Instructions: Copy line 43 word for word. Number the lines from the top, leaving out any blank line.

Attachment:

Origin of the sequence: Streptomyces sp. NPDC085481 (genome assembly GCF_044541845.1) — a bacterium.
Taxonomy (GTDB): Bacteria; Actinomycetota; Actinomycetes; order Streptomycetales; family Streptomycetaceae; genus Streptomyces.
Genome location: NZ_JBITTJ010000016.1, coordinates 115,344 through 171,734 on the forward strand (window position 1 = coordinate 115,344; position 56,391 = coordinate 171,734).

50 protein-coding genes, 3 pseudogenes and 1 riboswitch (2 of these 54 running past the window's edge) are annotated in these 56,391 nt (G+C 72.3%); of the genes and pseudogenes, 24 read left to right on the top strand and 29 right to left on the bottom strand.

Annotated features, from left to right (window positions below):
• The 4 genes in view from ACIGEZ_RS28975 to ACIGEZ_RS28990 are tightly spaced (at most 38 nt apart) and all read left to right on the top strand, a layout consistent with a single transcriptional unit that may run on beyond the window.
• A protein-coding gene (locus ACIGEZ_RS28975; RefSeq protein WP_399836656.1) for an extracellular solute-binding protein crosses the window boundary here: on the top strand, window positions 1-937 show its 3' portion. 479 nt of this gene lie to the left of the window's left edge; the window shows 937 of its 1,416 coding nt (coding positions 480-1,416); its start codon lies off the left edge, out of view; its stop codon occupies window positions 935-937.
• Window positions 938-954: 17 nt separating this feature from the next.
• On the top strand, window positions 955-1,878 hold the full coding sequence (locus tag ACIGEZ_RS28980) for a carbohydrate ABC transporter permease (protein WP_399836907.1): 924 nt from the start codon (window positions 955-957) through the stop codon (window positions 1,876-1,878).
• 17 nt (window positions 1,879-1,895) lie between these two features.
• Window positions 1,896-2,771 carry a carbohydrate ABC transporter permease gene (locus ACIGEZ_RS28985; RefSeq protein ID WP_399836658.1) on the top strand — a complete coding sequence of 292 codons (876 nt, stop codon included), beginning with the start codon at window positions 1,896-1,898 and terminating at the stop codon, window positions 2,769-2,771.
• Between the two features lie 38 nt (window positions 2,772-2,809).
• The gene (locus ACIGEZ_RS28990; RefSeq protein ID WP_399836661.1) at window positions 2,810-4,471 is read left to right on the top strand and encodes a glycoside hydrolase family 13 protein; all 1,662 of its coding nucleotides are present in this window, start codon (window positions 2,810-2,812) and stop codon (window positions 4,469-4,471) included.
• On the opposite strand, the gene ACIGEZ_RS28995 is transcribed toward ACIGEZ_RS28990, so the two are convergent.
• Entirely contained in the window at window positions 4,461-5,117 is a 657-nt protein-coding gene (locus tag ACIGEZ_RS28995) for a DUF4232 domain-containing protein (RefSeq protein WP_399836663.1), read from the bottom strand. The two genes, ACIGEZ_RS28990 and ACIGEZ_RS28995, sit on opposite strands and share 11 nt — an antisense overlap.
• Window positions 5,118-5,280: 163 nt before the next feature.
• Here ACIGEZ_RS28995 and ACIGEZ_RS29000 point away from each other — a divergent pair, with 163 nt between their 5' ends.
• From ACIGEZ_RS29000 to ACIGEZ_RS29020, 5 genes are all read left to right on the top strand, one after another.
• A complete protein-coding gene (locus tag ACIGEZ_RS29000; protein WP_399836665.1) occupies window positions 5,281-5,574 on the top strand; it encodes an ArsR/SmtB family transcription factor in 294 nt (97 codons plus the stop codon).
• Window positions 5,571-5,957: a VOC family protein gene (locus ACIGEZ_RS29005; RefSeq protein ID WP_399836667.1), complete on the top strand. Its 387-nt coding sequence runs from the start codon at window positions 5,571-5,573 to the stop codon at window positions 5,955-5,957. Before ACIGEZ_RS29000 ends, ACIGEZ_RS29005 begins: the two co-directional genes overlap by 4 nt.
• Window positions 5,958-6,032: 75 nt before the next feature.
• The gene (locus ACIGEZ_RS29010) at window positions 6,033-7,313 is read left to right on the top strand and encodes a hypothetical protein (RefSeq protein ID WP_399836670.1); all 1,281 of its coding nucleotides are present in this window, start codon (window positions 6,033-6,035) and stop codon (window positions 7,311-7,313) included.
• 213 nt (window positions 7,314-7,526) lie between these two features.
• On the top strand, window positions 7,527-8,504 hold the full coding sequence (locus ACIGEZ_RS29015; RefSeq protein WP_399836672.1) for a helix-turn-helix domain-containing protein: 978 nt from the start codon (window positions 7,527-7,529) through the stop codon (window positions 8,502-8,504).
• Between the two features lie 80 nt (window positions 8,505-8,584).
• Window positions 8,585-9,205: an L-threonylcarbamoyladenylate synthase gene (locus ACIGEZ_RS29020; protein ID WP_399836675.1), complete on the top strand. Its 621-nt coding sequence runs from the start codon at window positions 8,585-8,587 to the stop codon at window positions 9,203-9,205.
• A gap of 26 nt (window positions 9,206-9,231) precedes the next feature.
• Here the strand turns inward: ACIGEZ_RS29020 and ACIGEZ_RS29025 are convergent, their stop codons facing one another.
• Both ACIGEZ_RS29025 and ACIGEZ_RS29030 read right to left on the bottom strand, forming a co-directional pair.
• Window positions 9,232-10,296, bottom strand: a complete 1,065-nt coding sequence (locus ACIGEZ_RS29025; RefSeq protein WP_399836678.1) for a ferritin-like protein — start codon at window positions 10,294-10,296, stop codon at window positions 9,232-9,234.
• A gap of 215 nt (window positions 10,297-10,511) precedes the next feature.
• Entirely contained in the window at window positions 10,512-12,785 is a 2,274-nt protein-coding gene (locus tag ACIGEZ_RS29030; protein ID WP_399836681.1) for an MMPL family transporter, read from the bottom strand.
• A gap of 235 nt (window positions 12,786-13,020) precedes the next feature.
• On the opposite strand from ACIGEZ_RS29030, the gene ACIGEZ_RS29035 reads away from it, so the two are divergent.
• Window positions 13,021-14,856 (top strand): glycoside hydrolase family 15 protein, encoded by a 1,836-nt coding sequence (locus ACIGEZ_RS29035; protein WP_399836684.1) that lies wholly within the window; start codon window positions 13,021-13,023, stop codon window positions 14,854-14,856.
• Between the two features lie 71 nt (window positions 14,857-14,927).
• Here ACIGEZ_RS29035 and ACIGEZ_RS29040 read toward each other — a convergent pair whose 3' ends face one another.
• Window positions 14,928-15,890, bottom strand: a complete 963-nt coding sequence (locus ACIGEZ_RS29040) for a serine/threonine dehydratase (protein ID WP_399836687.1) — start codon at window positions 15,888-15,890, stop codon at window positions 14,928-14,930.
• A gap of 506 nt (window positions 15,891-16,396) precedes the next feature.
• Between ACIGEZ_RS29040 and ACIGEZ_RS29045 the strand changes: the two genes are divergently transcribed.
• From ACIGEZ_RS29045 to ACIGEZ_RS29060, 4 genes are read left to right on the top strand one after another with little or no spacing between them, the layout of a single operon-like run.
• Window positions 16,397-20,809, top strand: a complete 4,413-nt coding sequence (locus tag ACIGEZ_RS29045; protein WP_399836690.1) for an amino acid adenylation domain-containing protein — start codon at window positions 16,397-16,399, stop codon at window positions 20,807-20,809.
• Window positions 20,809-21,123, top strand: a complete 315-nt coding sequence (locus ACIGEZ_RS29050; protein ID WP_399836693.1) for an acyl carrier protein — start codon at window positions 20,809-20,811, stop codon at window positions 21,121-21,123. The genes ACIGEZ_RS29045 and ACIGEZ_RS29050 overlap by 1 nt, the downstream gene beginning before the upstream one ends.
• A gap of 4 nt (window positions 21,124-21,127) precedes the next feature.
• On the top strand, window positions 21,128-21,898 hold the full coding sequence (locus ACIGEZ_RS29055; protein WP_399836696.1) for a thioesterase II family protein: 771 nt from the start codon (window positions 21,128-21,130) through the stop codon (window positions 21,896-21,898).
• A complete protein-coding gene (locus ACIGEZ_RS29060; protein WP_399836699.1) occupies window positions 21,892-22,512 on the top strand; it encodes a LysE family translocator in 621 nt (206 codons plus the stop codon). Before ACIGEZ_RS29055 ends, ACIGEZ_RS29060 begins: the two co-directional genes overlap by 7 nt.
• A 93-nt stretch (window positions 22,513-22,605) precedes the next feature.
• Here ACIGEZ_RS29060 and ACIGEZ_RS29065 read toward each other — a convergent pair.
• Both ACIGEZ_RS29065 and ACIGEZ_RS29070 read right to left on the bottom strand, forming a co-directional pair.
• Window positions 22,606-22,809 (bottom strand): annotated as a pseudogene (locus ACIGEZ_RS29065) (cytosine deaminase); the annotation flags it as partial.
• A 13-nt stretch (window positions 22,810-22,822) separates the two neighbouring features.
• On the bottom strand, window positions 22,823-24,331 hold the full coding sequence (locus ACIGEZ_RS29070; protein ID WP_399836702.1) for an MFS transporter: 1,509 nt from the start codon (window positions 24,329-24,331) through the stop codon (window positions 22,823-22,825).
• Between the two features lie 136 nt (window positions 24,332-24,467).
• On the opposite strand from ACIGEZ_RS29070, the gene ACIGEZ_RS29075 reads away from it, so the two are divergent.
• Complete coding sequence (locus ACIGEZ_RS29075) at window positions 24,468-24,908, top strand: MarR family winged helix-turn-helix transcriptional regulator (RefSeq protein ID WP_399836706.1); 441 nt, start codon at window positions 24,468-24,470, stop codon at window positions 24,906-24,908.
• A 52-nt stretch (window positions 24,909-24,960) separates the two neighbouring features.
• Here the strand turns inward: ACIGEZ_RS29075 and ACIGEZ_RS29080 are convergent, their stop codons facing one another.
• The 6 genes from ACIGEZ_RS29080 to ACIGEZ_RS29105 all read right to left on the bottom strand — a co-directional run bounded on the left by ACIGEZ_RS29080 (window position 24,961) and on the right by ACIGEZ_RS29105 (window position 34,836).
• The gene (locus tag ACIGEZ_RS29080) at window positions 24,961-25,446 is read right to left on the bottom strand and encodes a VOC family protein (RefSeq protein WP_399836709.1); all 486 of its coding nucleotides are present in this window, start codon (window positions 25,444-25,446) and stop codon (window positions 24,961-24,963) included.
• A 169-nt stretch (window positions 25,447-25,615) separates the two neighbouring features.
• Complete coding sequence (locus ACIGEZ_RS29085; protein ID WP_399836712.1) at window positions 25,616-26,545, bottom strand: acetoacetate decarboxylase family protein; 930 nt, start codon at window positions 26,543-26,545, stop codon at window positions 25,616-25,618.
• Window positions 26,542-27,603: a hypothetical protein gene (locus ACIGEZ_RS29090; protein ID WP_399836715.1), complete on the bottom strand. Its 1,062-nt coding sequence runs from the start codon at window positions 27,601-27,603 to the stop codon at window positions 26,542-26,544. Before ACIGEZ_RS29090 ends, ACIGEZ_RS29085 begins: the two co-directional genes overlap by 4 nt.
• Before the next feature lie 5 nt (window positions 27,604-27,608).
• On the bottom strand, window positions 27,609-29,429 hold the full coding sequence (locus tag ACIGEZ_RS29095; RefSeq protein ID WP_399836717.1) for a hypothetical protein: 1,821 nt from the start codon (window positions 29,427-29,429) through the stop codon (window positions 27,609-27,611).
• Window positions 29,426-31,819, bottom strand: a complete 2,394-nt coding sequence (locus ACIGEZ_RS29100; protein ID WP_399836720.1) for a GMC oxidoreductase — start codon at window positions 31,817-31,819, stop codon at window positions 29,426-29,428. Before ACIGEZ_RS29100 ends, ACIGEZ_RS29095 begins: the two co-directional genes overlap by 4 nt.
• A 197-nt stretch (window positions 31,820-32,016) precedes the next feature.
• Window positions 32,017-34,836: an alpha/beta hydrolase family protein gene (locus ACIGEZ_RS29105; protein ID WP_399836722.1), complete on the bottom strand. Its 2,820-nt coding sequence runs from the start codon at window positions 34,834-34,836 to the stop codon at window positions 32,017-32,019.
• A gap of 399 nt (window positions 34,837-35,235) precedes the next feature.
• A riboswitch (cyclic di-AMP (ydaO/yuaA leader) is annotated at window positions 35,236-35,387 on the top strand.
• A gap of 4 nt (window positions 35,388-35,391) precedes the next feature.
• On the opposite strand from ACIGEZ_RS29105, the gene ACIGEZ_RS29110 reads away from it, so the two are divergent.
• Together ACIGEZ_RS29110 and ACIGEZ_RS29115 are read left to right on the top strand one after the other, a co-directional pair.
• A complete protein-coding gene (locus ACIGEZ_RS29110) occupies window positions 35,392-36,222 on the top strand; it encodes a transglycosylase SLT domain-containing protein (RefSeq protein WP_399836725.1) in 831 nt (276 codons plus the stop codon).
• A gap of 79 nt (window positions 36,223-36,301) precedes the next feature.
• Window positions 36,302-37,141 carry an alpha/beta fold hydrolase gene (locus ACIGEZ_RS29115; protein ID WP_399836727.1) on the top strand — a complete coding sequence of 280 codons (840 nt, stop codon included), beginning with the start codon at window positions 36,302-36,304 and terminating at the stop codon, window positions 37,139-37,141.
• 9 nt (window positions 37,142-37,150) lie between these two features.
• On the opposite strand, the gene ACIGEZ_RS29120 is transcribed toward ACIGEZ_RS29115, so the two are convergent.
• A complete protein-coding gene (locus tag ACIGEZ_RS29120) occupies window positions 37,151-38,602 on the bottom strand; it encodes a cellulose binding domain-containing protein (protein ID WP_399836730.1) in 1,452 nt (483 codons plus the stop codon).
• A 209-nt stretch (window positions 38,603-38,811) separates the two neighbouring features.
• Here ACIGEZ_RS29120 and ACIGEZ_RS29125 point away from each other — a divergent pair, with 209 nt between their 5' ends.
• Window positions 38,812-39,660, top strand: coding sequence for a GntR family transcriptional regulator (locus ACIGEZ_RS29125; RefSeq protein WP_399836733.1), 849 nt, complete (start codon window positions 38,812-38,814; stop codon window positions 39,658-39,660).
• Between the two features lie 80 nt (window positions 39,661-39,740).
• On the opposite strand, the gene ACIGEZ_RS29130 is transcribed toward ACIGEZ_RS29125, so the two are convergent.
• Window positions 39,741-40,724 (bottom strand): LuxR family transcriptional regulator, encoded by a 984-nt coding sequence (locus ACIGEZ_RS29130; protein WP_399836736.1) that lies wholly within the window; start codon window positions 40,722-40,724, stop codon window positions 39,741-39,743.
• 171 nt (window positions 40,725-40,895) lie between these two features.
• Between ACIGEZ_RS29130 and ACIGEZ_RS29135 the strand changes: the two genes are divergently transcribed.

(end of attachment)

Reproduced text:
• Window positions 20,809-21,123, top strand: a complete 315-nt coding sequence (locus ACIGEZ_RS29050; protein ID WP_399836693.1) for an acyl carrier protein — start codon at window positions 20,809-20,811, stop codon at window positions 21,121-21,123. The genes ACIGEZ_RS29045 and ACIGEZ_RS29050 overlap by 1 nt, the downstream gene beginning before the upstream one ends.